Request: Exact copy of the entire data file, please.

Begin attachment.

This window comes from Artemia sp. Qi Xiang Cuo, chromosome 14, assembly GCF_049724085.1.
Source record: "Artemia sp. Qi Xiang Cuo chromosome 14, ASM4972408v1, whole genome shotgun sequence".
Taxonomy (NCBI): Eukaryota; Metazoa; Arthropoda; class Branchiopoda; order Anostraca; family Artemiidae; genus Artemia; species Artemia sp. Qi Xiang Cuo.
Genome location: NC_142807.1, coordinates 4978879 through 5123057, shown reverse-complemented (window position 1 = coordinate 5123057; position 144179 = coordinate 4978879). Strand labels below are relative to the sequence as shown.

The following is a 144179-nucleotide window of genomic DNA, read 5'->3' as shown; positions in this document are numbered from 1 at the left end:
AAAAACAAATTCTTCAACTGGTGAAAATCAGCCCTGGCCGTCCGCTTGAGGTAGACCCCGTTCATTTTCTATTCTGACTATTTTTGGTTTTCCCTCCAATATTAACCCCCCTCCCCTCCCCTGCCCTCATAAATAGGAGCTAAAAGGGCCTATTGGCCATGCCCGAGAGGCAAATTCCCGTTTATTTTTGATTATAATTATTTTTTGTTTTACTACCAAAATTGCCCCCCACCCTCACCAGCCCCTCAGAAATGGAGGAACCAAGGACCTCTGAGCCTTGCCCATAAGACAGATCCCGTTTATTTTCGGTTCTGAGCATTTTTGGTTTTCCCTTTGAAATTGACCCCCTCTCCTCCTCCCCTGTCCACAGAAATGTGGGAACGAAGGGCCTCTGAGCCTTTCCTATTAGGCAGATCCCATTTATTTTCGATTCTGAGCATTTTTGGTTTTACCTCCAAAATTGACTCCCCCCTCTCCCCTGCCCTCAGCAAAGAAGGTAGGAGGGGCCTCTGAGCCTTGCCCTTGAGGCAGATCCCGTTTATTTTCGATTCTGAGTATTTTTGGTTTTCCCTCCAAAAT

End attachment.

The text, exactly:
This window comes from Artemia sp. Qi Xiang Cuo, chromosome 14, assembly GCF_049724085.1.
Source record: "Artemia sp. Qi Xiang Cuo chromosome 14, ASM4972408v1, whole genome shotgun sequence".
Taxonomy (NCBI): Eukaryota; Metazoa; Arthropoda; class Branchiopoda; order Anostraca; family Artemiidae; genus Artemia; species Artemia sp. Qi Xiang Cuo.
Genome location: NC_142807.1, coordinates 4978879 through 5123057, shown reverse-complemented (window position 1 = coordinate 5123057; position 144179 = coordinate 4978879). Strand labels below are relative to the sequence as shown.

The following is a 144179-nucleotide window of genomic DNA, read 5'->3' as shown; positions in this document are numbered from 1 at the left end:
AAAAACAAATTCTTCAACTGGTGAAAATCAGCCCTGGCCGTCCGCTTGAGGTAGACCCCGTTCATTTTCTATTCTGACTATTTTTGGTTTTCCCTCCAATATTAACCCCCCTCCCCTCCCCTGCCCTCATAAATAGGAGCTAAAAGGGCCTATTGGCCATGCCCGAGAGGCAAATTCCCGTTTATTTTTGATTATAATTATTTTTTGTTTTACTACCAAAATTGCCCCCCACCCTCACCAGCCCCTCAGAAATGGAGGAACCAAGGACCTCTGAGCCTTGCCCATAAGACAGATCCCGTTTATTTTCGGTTCTGAGCATTTTTGGTTTTCCCTTTGAAATTGACCCCCTCTCCTCCTCCCCTGTCCACAGAAATGTGGGAACGAAGGGCCTCTGAGCCTTTCCTATTAGGCAGATCCCATTTATTTTCGATTCTGAGCATTTTTGGTTTTACCTCCAAAATTGACTCCCCCCTCTCCCCTGCCCTCAGCAAAGAAGGTAGGAGGGGCCTCTGAGCCTTGCCCTTGAGGCAGATCCCGTTTATTTTCGATTCTGAGTATTTTTGGTTTTCCCTCCAAAAT